Oil up in Asia but prices under pressure by supply glut
Singapore : Oil prices rebounded in Asia today after tanking in the previous session but the market remains under pressure by a global crude oversupply.
Prices were hammered yesterday after data showed that commercial crude inventories in the United States, the world’s top oil consumer, rose in the week to October 30.
US production also increased, further supporting forecasts that the crude supply glut that has weighed down oil prices for more than a year will persist well into 2016.
In Asia, US benchmark West Texas Intermediate (WTI) for delivery in December was trading 19 cents higher at USD 46.51 and Brent crude for December was up 25 cents to USD 48.83 at around 0330 GMT.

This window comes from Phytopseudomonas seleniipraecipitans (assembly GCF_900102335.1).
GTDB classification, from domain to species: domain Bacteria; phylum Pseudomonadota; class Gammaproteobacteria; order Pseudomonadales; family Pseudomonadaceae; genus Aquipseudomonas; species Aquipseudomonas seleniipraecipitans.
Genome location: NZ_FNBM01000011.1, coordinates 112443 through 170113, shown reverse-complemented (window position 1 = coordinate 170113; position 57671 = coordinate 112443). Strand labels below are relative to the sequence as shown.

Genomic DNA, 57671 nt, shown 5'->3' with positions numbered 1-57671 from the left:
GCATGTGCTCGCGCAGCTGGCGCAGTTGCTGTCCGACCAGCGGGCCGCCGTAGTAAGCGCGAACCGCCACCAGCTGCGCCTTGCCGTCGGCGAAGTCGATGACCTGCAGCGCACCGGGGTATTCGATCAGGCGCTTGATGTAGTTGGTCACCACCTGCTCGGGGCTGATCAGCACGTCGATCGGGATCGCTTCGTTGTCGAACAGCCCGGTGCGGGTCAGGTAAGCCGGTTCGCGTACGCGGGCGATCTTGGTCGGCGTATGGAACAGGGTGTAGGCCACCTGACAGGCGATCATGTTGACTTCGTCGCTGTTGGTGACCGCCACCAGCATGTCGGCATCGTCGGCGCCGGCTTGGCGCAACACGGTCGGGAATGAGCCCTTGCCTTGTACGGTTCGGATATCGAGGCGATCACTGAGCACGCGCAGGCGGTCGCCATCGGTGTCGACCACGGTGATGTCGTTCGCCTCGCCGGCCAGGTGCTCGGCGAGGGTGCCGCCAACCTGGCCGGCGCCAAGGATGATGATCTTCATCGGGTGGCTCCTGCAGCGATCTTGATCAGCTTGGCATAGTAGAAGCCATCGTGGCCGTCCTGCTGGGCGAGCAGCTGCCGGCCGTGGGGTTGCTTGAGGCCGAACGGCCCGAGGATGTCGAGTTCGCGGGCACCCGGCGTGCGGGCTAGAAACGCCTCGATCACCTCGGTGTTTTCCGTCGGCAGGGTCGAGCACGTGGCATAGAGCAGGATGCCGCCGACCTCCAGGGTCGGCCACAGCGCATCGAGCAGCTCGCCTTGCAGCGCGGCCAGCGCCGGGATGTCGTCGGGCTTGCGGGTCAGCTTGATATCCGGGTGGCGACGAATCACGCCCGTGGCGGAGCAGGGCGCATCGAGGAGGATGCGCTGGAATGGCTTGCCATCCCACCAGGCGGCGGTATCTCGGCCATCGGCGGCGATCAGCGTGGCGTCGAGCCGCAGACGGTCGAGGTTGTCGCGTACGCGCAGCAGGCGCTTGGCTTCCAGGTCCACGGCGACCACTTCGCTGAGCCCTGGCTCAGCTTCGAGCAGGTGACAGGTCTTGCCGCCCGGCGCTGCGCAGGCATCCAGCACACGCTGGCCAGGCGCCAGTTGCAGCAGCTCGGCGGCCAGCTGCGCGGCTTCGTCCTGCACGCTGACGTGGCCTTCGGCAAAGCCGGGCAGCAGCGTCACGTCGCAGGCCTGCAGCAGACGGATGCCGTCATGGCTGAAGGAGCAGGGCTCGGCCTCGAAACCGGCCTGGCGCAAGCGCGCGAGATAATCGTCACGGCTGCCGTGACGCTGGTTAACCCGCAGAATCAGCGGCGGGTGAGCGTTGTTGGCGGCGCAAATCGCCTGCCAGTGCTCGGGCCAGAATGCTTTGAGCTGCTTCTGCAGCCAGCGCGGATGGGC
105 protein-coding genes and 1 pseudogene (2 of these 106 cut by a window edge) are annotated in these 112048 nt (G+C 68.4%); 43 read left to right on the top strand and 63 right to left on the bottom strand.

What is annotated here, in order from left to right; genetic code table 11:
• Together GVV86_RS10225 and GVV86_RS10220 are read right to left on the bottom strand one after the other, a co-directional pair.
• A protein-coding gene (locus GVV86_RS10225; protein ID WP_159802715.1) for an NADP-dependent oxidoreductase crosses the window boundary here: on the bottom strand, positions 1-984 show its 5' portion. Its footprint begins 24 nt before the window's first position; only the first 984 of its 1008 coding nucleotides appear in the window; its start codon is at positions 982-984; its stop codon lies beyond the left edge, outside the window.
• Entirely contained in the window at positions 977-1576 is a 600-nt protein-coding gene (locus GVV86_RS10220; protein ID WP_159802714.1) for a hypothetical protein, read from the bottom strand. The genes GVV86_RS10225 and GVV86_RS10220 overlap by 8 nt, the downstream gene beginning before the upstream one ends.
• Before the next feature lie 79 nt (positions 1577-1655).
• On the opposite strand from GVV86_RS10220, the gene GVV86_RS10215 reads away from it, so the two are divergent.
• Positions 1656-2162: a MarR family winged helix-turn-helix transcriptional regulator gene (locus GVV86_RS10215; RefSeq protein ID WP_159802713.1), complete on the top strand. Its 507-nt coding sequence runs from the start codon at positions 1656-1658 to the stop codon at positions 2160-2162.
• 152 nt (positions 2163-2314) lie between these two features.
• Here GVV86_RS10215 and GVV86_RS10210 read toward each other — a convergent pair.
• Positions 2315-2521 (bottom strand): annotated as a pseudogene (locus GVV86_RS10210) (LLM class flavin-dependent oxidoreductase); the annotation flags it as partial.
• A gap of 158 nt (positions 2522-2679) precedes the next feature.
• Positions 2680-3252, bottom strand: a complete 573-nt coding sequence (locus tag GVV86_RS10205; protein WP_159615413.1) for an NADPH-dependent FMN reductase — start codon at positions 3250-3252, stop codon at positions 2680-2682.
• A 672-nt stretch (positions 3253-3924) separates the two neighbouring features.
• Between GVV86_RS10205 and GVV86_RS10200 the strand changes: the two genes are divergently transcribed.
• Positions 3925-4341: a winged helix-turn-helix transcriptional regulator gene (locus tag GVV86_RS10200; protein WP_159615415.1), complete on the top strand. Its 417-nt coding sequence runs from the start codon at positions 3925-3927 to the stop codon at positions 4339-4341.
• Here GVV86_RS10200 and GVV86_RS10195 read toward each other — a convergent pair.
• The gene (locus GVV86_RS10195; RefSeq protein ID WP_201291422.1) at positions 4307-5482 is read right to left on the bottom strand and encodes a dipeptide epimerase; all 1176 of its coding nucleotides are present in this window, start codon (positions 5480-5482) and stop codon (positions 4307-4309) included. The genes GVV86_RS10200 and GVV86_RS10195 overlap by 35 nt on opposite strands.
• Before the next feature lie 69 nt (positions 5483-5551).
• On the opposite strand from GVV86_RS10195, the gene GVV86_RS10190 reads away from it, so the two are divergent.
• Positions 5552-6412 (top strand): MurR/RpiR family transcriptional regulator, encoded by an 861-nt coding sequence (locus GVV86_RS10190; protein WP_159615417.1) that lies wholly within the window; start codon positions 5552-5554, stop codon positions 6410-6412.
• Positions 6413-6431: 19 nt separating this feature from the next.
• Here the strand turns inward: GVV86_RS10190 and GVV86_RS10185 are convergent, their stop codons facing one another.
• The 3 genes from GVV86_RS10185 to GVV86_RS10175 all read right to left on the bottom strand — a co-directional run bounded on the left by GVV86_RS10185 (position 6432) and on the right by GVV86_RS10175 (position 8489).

US stockpiles climbed by 2.8 million barrels to 482.8 million barrels, slightly more than analysts had expected, the US Department of Energy said yesterday.
US crude production climbed by 48,000 barrels to 9.16 million barrels per day, against some market expectations that low prices would steadily push output down.
Sanjeev Gupta, head of the Asia Pacific oil and gas practice at professional services firm EY, said a strong dollar boosted by expectations of a US interest rate hike in December will hurt demand for dollar-priced oil as the market awaits further data on major economies.
“A stronger US dollar will make crude more expensive for importing countries, thereby curtailing demand,” Gupta said.
“Key European economic data and US job statistics to be released tomorrow will provide vital clues about price development in the near term,” he said.